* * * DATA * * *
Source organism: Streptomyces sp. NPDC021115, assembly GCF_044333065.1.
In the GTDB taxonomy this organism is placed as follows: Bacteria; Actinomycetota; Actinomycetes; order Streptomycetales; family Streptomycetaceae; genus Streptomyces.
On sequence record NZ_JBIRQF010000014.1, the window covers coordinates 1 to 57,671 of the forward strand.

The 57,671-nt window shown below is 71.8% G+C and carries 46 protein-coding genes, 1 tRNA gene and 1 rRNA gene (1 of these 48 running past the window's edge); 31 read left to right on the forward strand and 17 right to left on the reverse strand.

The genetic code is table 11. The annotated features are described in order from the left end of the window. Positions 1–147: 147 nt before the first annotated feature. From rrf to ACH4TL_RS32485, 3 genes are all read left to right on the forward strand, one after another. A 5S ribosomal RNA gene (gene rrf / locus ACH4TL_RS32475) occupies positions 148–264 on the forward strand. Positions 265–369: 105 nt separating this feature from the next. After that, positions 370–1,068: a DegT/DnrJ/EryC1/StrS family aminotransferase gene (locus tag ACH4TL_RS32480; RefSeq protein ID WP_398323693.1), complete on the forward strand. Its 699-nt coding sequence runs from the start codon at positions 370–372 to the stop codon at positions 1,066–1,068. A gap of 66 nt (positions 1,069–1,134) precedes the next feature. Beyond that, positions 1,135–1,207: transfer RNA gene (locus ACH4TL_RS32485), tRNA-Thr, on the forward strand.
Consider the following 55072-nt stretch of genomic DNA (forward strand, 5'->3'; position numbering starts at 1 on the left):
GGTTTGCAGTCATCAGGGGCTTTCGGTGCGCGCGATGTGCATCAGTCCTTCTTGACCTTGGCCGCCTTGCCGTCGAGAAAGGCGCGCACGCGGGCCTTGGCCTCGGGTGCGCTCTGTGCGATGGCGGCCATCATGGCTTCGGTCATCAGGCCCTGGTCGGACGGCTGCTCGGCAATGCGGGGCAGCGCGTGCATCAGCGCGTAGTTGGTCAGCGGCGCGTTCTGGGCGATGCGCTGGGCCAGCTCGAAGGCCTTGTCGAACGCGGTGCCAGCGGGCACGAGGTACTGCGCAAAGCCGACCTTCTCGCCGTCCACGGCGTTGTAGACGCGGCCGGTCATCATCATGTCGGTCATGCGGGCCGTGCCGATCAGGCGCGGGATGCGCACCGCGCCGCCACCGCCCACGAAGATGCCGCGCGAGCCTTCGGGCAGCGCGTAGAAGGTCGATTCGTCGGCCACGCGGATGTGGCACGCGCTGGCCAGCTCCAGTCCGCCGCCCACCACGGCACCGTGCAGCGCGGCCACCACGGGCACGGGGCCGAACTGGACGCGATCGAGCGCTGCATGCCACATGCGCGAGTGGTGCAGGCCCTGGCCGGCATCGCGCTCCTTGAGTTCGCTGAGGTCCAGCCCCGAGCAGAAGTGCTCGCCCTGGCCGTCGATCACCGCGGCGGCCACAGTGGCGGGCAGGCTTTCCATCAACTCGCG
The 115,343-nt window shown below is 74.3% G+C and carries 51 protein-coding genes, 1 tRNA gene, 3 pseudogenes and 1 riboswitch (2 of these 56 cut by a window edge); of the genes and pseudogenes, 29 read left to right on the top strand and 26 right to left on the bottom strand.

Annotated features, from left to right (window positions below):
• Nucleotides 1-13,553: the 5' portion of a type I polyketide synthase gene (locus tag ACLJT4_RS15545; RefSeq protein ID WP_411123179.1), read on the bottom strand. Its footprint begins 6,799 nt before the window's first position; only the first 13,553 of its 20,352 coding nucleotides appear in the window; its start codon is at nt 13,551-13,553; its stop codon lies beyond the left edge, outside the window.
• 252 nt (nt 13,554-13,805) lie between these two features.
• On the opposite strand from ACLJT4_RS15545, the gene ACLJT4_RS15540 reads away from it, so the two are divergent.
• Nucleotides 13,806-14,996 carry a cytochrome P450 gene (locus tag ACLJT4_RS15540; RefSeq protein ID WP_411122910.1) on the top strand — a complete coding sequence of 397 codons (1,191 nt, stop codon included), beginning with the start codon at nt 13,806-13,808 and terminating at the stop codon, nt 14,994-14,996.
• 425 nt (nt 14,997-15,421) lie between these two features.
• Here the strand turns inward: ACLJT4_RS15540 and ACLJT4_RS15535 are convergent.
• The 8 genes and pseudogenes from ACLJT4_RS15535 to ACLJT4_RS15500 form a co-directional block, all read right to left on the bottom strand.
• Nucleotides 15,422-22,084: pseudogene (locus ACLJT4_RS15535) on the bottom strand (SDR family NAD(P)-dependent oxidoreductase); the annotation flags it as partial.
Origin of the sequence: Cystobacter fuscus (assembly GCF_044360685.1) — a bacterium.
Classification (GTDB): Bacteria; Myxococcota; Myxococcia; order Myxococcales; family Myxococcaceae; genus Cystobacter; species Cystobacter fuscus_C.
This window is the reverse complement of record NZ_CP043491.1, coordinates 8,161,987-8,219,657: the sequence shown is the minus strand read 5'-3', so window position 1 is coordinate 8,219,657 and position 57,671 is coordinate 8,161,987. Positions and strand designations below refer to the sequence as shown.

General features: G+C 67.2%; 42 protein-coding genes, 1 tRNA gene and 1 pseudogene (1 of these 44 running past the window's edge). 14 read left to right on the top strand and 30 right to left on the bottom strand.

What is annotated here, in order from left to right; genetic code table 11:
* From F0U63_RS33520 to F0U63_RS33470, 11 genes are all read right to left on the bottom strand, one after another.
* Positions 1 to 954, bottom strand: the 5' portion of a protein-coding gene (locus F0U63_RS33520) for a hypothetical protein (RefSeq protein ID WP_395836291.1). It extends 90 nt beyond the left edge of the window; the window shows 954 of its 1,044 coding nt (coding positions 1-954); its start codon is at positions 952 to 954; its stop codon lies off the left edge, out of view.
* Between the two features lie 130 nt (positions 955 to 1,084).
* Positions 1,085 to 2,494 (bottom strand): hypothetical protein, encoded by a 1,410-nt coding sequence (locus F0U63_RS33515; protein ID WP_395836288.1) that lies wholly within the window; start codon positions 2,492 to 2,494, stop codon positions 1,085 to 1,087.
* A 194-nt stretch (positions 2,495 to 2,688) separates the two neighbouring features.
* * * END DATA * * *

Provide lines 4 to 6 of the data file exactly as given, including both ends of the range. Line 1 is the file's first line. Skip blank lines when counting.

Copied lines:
The 57,671-nt window shown below is 71.8% G+C and carries 46 protein-coding genes, 1 tRNA gene and 1 rRNA gene (1 of these 48 running past the window's edge); 31 read left to right on the forward strand and 17 right to left on the reverse strand.

The genetic code is table 11. The annotated features are described in order from the left end of the window. Positions 1–147: 147 nt before the first annotated feature. From rrf to ACH4TL_RS32485, 3 genes are all read left to right on the forward strand, one after another. A 5S ribosomal RNA gene (gene rrf / locus ACH4TL_RS32475) occupies positions 148–264 on the forward strand. Positions 265–369: 105 nt separating this feature from the next. After that, positions 370–1,068: a DegT/DnrJ/EryC1/StrS family aminotransferase gene (locus tag ACH4TL_RS32480; RefSeq protein ID WP_398323693.1), complete on the forward strand. Its 699-nt coding sequence runs from the start codon at positions 370–372 to the stop codon at positions 1,066–1,068. A gap of 66 nt (positions 1,069–1,134) precedes the next feature. Beyond that, positions 1,135–1,207: transfer RNA gene (locus ACH4TL_RS32485), tRNA-Thr, on the forward strand.
Consider the following 55072-nt stretch of genomic DNA (forward strand, 5'->3'; position numbering starts at 1 on the left):